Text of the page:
In a natural cycle of IUI, the woman is not required to take any drugs for stimulating the ovaries for egg production. Here, the woman can naturally grow follicles and ovulate. Age is a vital factor that can affect the outcome of stimulated or unstimulated IUI. The woman’s menstrual cycle is monitored for determining the time of the insemination. Once the day is finalized, semen from the male partner is collected. Semen from the partner or donor then undergoes “sperm washing”. In sperm washing, a concentrated amount of healthy sperm is collected from the semen. Then the healthy and concentrated sperm is implanted into your uterus. The patient may or may not conceive after this process depending on whether the sperm fertilizes the egg. If fertilization takes place, the fertilized egg gets implanted in the lining of your uterus. The main goal here is to get the sperm to the right place for fertilization during the ovulation window.
The Trigger cycle
A trigger IUI Cycle is slightly different from a natural cycle of IUI. Here, medication is used to trigger ovulation. The doctor monitors the follicles via ultrasound as the patient is approaching ovulation or in the middle of the menstrual cycle. Medication generally is known as a trigger shot is used when the uterine lining is at least 7mm and the follicle is at least 20mm for triggering ovulation in women. The trigger shot is an injection that is given in the abdomen. The insemination procedure is generally scheduled 24-36 hours after the trigger medication is given. The doctor may also suggest taking progesterone supplements for helping with implantation. These shots are mostly used in both injectable medication IUI cycles and oral medication IUI cycles. Since trigger shots contain hCG, you may get a positive on a pregnancy test without even being pregnant, if you test too early after the shot.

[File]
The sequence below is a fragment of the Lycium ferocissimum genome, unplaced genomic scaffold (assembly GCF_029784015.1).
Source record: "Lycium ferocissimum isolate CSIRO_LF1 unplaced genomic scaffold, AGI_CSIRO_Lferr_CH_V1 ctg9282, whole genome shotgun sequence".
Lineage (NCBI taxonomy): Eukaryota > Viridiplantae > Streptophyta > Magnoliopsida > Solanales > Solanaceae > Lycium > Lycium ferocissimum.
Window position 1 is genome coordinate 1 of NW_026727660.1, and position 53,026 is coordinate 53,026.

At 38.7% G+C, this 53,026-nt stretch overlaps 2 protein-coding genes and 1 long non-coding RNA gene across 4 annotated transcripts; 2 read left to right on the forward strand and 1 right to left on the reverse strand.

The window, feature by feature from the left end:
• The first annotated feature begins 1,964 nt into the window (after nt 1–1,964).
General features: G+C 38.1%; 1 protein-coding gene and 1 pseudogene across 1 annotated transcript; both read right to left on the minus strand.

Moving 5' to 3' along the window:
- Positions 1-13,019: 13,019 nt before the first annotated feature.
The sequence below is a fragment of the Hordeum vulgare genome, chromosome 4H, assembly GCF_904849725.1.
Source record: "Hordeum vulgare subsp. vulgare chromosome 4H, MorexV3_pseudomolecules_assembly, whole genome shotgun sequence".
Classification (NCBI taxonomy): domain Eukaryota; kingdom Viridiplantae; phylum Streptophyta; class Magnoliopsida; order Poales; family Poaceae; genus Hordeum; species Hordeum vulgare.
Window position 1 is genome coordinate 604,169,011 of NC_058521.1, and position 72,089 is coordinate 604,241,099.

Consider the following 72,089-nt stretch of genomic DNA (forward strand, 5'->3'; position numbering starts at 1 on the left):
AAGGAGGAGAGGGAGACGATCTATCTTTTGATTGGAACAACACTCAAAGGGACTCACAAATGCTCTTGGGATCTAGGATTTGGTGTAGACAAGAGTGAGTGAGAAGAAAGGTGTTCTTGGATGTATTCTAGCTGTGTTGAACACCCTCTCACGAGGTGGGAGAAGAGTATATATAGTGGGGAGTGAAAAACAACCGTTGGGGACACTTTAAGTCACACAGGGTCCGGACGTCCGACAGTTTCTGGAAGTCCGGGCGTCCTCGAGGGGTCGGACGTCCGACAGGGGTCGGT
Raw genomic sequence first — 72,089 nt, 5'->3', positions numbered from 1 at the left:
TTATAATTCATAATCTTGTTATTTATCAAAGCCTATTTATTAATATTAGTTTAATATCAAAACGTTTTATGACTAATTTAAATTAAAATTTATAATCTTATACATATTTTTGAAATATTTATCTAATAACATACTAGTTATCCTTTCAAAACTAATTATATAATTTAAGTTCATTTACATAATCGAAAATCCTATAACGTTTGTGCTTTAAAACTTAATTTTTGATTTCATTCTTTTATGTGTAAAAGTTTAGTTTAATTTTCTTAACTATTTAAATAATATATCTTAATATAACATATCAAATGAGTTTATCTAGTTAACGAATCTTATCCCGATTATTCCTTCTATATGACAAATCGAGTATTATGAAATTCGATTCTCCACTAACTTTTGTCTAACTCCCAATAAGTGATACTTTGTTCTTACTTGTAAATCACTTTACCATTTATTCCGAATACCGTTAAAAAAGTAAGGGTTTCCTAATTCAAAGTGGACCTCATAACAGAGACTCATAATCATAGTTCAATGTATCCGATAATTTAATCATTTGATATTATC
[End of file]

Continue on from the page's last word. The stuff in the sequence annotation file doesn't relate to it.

Oral Med cycle
Oral Med Cycle in IUI involves:
Anovulatory Patients: These patients can start their medication at any time. But in case the patient’s uterine lining is abnormally thick at baseline an exception is made. This is because it might be an indication of a problem with the uterus. In this case, progesterone is given for at least 7 to 10 days to cause the onset of a period. Clomid or Letrozole (oral medicines) may be started thereafter.